Monday, July 23, 2012

Shepherd Me, O God; Those Who Suffer Mental Illnesses

The recent events in a Colorado movie theater brings the topic of the mentally ill yet again to fore. This most recent mass shooting brings the public face to face with the mentally ill once more. In American society it has been the norm to keep the chronically mentally ill out of institutions and in local communities since the late 1970's. Those afflicted with serious mental disorders such as schizophrenia, manic depression (now often referred to as Bi-Polar Depression), psychosis, certain personality disorders, paranoia, etc., are now commonly treated with scads of psychiatric medications. Thankfully for the many who suffer these illnesses, their "meds" and support from mental health professionals and loved ones, keeps them on an even keel. They can "function," as the medical community calls it.

Many of those affected work, study, hold advanced degrees, support families, and are friend to others. They are office mates, the person seated in the church pew next to us, the one inspecting produce at local farmers markets, walking dogs, attending their child's sporting events, our neighbor next door, the guy in the car stopped next to us, and most of the time we don't know they are ill. Quirky or moody--yes, but we do not think they are mentally ill. And that's the way it should be.

Many medical conditions are best left private. And since many of the mentally ill in our communities can function, that is to say that they can carry out most of their normal activities with little or no modifications on a normal day, it is right that they live at home, in their community, in our community. However things may go awry, and the public is reinvigorated, terrified even of the factors that cause mental illness and the fact that they just don't understand the low-functioning or non-functioning individual. Often for those who suffer various illnesses, their illness does not arise until the early adult years; some suffers have extremely high IQs. It may be more years until they arrive at treatment or appropriate support for their condition. And for some, the medications don't work, or they present terrible side effects such as diabetes or neurological damage, making their use perilous.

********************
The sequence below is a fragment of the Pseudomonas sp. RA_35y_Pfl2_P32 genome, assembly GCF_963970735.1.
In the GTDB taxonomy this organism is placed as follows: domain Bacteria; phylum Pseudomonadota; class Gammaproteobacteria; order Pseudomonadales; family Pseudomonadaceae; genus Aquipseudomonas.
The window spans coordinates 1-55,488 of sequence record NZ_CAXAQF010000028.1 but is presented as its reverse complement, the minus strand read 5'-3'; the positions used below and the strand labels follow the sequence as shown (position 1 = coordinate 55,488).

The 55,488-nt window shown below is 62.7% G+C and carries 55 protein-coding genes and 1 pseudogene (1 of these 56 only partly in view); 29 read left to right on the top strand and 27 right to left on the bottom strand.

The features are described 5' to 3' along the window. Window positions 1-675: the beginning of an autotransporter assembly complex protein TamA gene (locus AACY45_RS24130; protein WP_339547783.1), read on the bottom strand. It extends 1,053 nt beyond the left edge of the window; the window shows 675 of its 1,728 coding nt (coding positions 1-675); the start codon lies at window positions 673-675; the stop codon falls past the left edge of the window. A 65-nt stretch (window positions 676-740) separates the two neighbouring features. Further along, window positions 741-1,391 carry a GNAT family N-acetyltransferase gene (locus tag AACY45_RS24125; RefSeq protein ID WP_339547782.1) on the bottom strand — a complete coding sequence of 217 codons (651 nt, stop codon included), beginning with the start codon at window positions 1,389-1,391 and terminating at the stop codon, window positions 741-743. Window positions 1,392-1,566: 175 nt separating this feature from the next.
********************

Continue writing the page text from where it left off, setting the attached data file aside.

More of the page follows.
One famous Schizophrenic, John Nash, is a Mathematician and a Nobel Prize winner. In the book, A Beautiful Mind (later made into a movie by that title) the author, Sylvia Nasar, recounts his sad decline and descent into illness, the efforts to treat him and the striving of a community to accommodate him; when all failed, he dropped out, into the shadows for many years. Ahead of his time intellectually, it took just as many years for the world to recognize the genius of his "Game Theory" for which he received the Nobel Prize for Economic Theory.
Perhaps Nash's situation was ideal; it was not without grief and despair, failed and broken relationships, those who could not tolerate year in and year out of his quirky and unpredictable behavior.

And so it may be for the most recent perpetrator of the Aurora, Colorado shootings. A killer he is alleged to be and possibly mentally ill, having slid into his current state over the last few years. However, we may always hope that the Lord of All holds those afflicted and all those harmed by the weaknesses and failures of others in his sight.
"Shepherd me O God, beyond my wants, beyond my fears" Psalm 23

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